Smoltz spent 27 days on the DL, gritted his teeth to get through the playoffs, then submitted to a fourth surgery on his right elbow, this time to remove various flotsam and significant jetsam. He says the damage was directly related to the repetitive stress of closing, not to residual effects from years of starting. "I'll counter anyone's argument if they say this is better for my arm," he says. "This is way harder on my arm. Not even close."
Flotsam and jetsam? What in hell? He has ship debris in his elbow?
"Our trainers said the boots may have saved Kyle from further injury," spokesperson Bart Swain said.
"My presumption is the payroll will be higher."
Damn skippy, pay up sucka.
I was kind of pulling for a cat fight here. Some hair pulling, biting, etc. Nothing!
Prefect opportunity for a joy buzzer or something....just wasted.
Most of the questions for Minaya were about the new Mets manager. He said he had a list of five or six names. He wouldn't give away the names. But there is no doubt, Fred Wilpon told us, that Minaya, and Minaya alone, would pick the new man.
Which led one wise guy to ask Wilpon, "What if (Minaya) likes Art (Howe?)"
Wilpon didn't hesitate. "Then we'll have Art."
No, that's too much autonomy.
"I was the lone dissenting vote on whether to do the trade," he said. "I thought he had a special arm. But I agree with it and I stand by it now."
Fact or fiction?
4. SCOTT KAZMIR, lhp, St. Lucie Mets
Not many managers got to see the Kazmir who caused an uproar when the Mets foolishly traded him to the Devil Rays in July for Victor Zambrano.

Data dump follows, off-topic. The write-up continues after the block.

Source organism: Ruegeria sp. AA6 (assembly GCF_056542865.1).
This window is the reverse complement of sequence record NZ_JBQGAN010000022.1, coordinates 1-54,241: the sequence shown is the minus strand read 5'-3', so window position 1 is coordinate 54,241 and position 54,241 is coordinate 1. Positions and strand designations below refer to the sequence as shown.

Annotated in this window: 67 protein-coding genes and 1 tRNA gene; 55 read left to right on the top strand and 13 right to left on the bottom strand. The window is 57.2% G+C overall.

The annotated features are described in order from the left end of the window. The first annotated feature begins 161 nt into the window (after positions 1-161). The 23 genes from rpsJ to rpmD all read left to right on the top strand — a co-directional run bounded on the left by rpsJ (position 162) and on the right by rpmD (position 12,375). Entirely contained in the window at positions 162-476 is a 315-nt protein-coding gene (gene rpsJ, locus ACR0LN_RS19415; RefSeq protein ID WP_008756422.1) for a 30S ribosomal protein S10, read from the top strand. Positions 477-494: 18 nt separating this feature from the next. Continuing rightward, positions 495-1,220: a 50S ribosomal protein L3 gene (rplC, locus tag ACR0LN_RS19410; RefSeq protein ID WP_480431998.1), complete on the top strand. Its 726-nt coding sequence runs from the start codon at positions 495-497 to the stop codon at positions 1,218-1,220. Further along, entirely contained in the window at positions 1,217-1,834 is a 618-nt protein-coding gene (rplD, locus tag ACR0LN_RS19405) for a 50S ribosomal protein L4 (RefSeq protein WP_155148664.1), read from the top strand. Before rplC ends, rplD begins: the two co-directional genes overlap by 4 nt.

By that point, Kazmir was back to the fireballing lefty who blows away batters with a 95-mph fastball and a nasty slider. A month and a half later, he was out dueling Pedro Martinez in Fenway Park. But while in the FSL, Kazmir was bothered by a rib injury that limited his velocity and his command.
Kazmir pitched at 90-95 mph in St. Lucie, compared to 93-97 in the majors. His slider also had more bite once he was fully healthy, and his changeup potentially could become a third plus pitch. Command and durability are the biggest question marks with Kazmir, but no lefty in the minors has better pure stuff.
13. YUSMEIRO PETIT, rhp, St. Lucie Mets
Though he led minor league starters with 12.9 strikeouts per nine innings and finished second with 200 strikeouts, Petit isn't a flamethrower. He gets his swings and misses with a 88-90 mph fastball that peaks at 92. While his fastball is average at best, his command, late life and deceptive delivery ensure that hitters rarely get a good swing at it.
"He keeps the ball down, and the ball seems to explode onto bats," Teufel said. "He's fun to watch operate. He's a surgeon on the dish."
Of his three minor league stops in 2004, Petit did his best work in St. Lucie. He also features a changeup that is a plus pitch at times but is still inconsistent. His slider has potential, but he doesn't yet fully command it and sometimes it flattens out too much.